You’ve come to the end of the lifegiving home challenge. We spent the entire month learning why and how we can change our homes into ones that bring life and love to all those who live inside its walls and also for those who may come and go. Our book, The Lifegiving Home, ends with the reminder of the importance of Christmas.
When we are so wrapped up in giving the best gift, creating the perfect Christmas card and even playing the front and center role in the Christmas pageant we often lose sight of what’s really important. We wouldn’t have Christmas without the manger. Christmas, although just passed, is the perfect time of year to remember our hope and assurance of heaven. It’s a time of celebration and reflection on His perfect gift.
I love how Sarah puts it:
We need celebration because we need to remember the eternal. Adults as well as children need an occasional space in which to vividly picture and embody as much delight and laughter and song as they can because those lived realities allow them hope in what they cannot yet imagine, in the new heavens and new earth. We need high and holy days in which to remember the ultimate facts of our faith and history, to in some way enflesh the glorious reality of our hope. LGH p. 232
We have become a casual culture, one that just thinks of holidays as merely an extra day off of work or just a day to overeat and play with our new gadgets.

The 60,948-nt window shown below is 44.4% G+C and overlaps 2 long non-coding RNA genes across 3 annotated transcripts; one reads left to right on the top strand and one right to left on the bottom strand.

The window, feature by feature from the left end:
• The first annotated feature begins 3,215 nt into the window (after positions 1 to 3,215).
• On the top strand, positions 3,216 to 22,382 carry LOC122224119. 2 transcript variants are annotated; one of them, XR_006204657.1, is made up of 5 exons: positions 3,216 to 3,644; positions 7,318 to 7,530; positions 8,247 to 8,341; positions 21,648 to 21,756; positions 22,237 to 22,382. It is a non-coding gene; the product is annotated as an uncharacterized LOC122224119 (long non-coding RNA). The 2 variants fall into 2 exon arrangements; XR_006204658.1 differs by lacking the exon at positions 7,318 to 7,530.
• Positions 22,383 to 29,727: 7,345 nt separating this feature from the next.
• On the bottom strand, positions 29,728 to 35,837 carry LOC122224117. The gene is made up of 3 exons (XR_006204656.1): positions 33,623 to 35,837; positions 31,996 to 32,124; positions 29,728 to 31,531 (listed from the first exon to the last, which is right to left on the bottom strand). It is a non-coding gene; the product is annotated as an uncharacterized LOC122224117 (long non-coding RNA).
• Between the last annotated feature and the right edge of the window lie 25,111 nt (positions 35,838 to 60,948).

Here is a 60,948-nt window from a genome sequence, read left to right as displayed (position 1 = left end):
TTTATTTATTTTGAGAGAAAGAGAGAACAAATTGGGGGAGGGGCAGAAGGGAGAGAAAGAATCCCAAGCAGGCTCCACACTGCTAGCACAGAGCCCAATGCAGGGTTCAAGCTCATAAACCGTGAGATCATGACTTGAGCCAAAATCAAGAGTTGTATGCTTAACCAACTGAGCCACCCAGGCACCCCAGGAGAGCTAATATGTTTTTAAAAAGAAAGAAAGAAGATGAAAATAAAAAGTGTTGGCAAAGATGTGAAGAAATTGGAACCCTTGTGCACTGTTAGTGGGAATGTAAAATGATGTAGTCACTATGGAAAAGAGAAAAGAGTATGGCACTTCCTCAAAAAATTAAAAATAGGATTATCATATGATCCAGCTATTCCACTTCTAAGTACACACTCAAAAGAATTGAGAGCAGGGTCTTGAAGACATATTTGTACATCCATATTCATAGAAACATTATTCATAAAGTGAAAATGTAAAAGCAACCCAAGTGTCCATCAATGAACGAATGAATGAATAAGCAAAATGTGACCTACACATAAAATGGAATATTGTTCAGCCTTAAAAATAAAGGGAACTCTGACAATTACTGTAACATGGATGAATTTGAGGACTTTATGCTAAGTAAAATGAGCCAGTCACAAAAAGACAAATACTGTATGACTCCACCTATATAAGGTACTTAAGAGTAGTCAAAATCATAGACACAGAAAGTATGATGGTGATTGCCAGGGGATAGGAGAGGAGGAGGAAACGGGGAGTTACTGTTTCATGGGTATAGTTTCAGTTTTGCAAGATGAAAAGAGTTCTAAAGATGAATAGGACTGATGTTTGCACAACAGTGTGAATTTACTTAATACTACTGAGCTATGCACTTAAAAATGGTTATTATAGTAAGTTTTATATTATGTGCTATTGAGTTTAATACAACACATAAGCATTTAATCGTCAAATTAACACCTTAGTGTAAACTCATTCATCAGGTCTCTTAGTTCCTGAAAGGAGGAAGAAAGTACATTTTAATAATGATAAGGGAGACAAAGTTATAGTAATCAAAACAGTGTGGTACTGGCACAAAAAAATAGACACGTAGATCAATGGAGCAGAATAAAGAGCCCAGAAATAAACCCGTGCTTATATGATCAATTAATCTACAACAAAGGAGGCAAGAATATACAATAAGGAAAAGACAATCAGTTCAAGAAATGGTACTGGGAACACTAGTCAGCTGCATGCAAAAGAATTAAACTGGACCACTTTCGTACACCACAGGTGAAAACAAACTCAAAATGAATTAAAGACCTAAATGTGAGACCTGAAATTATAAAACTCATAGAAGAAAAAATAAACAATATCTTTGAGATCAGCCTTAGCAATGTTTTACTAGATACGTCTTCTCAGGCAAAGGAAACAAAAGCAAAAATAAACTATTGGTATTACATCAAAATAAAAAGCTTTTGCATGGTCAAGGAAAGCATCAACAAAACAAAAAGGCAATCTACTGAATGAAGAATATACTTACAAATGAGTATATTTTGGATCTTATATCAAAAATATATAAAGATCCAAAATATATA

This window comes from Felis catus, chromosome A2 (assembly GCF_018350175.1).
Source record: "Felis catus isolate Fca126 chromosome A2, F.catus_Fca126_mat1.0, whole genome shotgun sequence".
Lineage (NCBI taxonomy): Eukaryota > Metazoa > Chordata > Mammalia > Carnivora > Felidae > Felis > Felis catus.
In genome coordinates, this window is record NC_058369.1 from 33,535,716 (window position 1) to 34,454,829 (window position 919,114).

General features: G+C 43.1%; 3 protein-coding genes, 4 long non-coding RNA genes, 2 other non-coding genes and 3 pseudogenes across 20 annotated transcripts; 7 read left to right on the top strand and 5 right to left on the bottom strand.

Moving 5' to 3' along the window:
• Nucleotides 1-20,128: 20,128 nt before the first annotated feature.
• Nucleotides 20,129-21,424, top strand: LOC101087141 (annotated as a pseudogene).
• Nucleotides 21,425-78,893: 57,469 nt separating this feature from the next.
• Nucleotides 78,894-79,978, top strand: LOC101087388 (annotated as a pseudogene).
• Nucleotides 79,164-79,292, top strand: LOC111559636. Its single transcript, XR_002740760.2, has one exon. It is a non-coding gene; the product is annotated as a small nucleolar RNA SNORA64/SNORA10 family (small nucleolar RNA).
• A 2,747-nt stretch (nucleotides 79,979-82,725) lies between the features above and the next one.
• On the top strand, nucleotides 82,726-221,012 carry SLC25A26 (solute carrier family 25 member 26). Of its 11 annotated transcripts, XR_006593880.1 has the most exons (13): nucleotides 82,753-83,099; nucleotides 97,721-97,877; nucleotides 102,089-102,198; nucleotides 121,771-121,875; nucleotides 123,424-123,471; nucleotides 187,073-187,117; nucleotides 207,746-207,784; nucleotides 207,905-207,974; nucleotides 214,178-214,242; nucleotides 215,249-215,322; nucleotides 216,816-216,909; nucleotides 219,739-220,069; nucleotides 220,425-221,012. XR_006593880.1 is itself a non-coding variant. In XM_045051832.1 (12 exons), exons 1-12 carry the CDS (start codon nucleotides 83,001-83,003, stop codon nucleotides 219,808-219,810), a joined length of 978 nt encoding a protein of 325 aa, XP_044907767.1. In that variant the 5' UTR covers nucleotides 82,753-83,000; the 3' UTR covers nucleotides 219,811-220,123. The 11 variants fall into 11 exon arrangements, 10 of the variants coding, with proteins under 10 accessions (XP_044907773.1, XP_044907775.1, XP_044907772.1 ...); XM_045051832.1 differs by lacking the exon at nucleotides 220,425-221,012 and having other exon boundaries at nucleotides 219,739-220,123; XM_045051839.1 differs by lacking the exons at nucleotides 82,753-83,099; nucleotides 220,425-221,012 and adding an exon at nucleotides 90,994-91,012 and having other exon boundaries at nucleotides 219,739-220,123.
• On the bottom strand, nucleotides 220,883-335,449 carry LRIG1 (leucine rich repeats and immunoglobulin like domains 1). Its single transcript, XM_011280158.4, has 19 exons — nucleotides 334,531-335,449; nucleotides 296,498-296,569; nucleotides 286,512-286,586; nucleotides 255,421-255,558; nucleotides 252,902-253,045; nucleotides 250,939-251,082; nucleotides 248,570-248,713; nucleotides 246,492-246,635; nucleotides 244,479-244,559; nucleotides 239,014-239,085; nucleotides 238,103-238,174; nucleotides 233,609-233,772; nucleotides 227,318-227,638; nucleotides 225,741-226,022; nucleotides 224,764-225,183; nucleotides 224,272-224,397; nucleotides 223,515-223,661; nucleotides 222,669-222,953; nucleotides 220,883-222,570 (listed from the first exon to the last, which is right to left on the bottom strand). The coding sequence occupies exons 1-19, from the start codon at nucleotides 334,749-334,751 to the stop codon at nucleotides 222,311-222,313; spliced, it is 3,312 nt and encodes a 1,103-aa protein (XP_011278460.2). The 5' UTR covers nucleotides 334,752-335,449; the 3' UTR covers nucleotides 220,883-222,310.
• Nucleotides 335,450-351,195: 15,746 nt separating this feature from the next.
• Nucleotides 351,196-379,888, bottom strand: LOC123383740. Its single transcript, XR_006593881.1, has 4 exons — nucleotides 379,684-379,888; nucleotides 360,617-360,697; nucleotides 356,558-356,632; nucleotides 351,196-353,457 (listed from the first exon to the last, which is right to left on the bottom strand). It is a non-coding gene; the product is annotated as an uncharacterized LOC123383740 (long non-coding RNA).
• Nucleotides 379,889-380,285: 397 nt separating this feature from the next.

While we may talk about it being Jesus’ birthday to our children, are we actually taking the time to teach how important it is that He came to earth in a manger?
Christmas is the perfect time to reflect on this. The traditions we choose will shape our children’s view of Christmas for the rest of their lives.
It’s time to put Christ back into Christmas!
This refers to the days in December leading up to Christmas. So many people buy the advent chocolate countdowns from the grocery store and call it a day. But there is so much more you can do. Christmas isn’t about the gifts, and we need to teach this to our children. We love our advent calendar that leads up to the birth of Jesus. There are so many other ones on the market, find one that works for your family and take the time to discuss. You can also do a Christmas Bible verse advent calendar, Pinterest has so many great ideas!
This is one of my favorite things to do during the Christmas season. I once read that the Christmas lights represent hope and light in the dark cold winter, just as Jesus is the light of the world in its darkness. When I read that, I loved it even more. Christmas lights are so beautiful and this analogy can really make an impact. We love to drive around and find nativity scenes. My goal for when our children get older is for them to color little thank you notes and leave them for those who do display Jesus in this day and age. It’s getting more rare.
These are just two simple things that can be used to point our view back to the eternal. We need Christmas to remind us of our eternal hope. When we do that, all the stresses of the perfect Christmas begin to fade away. Instead of letting the next Christmas season become an extra day off, start planning now about how you can make it more of an intentional holy celebration.
- Read the December chapter.
- Make a plan for next year’s Christmas celebration.
- Do something kind for someone in need, someone who may not have a family to celebrate with.
Your turn! How are you going to be more intentional next Christmas? Let’s share ideas in the comments below!
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